Rolling estate sandlands
- Rolling river terraces and coastal slopes
- Sandy and free draining soils with areas of heathland
- Late enclosure with a pattern of tree belts and straight hedges
- Landscape parklands
- A focus of settlement in the Estate Sandlands landscape
- 19thC red brick buildings with black glazed pantiles in the east
- Lark valley buildings are frequently of brick or flint with tiled or slate roofs
- Tree belts and plantations throughout
- Occasional and significant semi-natural woodlands and ribbons of wet woodland
- Complex and intimate landscape on valley sides
This landscape character type occurs in two main areas of the county:
On the south side of the Lark valley from Tuddenham eastward to Hengrave and a narrow strip on the north side from West Stow to Fornham St Martin.
On the sides of the lower valleys of the east Suffolk rivers:
* the land surrounding Smear Marshes in the area of South Cove and Reydon
* the sides of the Wang valley from Sotherton to Wangford
* the Blyth valley sides from Halesworth to Blyford and its southern tributary from Bramfield to Wenhaston
* the valleys of the Alde and Fromus from Farnham and Saxmundham to Iken and then forming a narrow band above the coastal levels to Orford and Gedgrave, around the Butley River and its tributaries to Hollesley and Bawdsey
* the Deben valley from Ramsholt, past Woodbridge and Ufford almost to Wickham Market, and along its western tributaries to Martlesham, Newbourne, Falkenham, Brightwell and Bucklesham
* along the north side of the Orwell Estuary from Felixstowe to the margins of Ipswich.
Geology, landform and soils
In the Lark valley this landscape is found on the flat or gently rolling river terraces where deep, free-draining, sandy soils of the Newport series overlie sandy glacial deposits on top of chalk. In the east coast valleys, this landscape is found on similar sandy Newport series soils on river terraces and coast-edge slopes where they overlie thin glacial deposits on top of Crag sands.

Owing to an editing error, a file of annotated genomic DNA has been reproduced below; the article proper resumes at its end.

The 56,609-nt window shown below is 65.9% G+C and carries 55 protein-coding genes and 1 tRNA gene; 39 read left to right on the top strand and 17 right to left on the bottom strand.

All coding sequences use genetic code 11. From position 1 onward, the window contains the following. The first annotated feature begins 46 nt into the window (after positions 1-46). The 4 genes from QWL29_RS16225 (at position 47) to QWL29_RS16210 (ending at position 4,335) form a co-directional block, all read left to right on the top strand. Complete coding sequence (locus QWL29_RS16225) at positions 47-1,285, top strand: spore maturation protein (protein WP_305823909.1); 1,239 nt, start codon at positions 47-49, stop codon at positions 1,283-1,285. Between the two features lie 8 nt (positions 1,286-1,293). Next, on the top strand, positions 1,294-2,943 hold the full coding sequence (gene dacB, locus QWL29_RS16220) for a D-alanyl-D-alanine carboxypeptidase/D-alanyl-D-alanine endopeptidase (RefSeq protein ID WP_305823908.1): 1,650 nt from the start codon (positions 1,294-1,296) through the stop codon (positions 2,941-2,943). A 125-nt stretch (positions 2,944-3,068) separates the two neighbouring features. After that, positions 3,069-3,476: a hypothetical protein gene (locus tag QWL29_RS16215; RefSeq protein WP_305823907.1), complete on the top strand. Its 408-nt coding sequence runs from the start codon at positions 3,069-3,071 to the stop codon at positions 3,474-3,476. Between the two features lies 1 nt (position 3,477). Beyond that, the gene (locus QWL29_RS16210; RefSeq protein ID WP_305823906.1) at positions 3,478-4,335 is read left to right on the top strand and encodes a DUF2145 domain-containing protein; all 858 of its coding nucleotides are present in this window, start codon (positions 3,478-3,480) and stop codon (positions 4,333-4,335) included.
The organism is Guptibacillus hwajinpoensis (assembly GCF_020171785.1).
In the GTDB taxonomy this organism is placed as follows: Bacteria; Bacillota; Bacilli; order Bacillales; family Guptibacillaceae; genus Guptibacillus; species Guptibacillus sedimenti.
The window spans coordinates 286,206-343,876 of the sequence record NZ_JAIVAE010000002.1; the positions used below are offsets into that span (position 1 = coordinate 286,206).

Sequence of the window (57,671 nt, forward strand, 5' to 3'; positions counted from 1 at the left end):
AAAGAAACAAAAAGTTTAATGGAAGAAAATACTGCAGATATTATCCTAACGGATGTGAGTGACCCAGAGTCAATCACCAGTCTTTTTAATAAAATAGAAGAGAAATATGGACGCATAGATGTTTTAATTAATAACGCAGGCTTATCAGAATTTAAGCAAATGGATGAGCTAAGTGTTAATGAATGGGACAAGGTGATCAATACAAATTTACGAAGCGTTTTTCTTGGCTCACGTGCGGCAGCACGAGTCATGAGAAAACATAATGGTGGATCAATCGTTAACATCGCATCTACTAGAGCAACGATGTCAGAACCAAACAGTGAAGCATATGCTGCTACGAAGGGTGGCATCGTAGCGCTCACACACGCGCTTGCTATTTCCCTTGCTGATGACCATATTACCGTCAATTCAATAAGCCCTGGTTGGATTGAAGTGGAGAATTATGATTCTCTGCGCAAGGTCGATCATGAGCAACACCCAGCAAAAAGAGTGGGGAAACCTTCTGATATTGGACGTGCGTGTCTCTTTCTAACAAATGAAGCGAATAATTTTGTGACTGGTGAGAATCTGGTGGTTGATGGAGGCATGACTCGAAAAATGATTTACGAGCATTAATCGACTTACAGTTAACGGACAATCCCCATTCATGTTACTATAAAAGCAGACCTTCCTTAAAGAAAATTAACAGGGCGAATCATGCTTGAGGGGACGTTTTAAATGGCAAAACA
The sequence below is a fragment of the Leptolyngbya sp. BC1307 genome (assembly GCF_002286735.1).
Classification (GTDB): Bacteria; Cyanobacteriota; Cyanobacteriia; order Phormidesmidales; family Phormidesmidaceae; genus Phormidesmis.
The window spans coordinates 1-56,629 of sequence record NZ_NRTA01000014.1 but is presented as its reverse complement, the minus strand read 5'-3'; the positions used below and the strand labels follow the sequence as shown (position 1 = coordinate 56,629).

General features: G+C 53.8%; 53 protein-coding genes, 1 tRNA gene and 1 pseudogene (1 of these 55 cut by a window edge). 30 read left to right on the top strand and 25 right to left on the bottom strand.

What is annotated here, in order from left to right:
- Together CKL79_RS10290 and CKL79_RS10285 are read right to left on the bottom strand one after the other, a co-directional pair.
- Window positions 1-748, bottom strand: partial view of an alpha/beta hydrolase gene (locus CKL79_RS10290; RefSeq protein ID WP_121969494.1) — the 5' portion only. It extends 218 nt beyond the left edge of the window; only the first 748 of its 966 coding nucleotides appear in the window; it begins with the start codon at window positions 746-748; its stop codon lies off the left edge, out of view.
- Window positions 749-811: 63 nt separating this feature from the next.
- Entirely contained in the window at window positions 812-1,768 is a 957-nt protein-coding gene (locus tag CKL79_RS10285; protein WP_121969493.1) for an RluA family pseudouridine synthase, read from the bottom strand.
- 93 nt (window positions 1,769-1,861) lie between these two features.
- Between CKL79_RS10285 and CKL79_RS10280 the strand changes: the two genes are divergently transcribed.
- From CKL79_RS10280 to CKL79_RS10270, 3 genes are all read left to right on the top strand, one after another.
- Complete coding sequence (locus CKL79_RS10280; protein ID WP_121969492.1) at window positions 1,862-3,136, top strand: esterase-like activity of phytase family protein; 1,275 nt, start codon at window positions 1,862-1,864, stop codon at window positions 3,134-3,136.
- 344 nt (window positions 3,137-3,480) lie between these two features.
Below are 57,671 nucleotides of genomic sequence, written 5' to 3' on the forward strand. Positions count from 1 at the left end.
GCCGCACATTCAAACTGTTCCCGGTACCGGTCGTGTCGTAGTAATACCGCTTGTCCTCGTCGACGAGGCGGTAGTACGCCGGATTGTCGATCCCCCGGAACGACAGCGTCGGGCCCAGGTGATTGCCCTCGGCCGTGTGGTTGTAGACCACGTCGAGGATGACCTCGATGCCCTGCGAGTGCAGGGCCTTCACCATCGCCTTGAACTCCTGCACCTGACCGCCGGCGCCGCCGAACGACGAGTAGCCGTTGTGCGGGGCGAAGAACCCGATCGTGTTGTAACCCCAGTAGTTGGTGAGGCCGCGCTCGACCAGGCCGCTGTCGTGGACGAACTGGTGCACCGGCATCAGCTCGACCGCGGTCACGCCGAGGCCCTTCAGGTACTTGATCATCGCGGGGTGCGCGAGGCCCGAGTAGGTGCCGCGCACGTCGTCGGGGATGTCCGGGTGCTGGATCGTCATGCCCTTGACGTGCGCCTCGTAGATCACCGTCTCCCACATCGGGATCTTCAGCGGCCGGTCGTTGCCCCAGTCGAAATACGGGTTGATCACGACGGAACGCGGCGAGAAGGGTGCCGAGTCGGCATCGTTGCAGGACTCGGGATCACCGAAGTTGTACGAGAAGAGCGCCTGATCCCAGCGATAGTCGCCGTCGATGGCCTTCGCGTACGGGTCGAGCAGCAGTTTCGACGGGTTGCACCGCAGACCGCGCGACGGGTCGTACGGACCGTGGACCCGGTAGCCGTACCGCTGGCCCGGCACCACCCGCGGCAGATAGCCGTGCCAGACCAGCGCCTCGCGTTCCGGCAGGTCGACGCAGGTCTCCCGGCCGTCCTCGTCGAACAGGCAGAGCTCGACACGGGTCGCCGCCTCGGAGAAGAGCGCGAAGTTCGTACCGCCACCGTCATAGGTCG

Landholding and enclosure pattern
In the Lark valley the dryness of the soils has limited their land-use and historically there were extensive heaths – Tuddenham Heath, Cavenham Heath, Mill Heath, Home Heath and Clamp Heath. Of these, Cavenham Heath is the largest survivor and is now a nature reserve. Part of Tuddenham Heath was used as a WWII airfield but is now largely a gravel quarry. The field pattern here is predominantly one of late enclosure with straight hedges and tree belts.
In east Suffolk, the landscape generally occurs as narrow valley-side strips that echo the landscape character of the adjoining uplands. There is a greater mix of land and soil types so patterns of fields can be quite variable from straight, geometric units to more sinuous shapes. As in the Lark valley, however, dryness was a problem in some areas and this is reflected by a number of extant or former heaths or commons, particularly in the northern half: Wrentham Common, Frostenden Common, Cove Common, Reydon Common, Wangford Common, Wenhaston Black Heath, Wadd Common in Snape and Iken Heath.
In most places the estate character of the settlement and enclosure is not particularly marked, showing up sometimes as higher densities of timber trees in the hedges or in locally similar groups of buildings.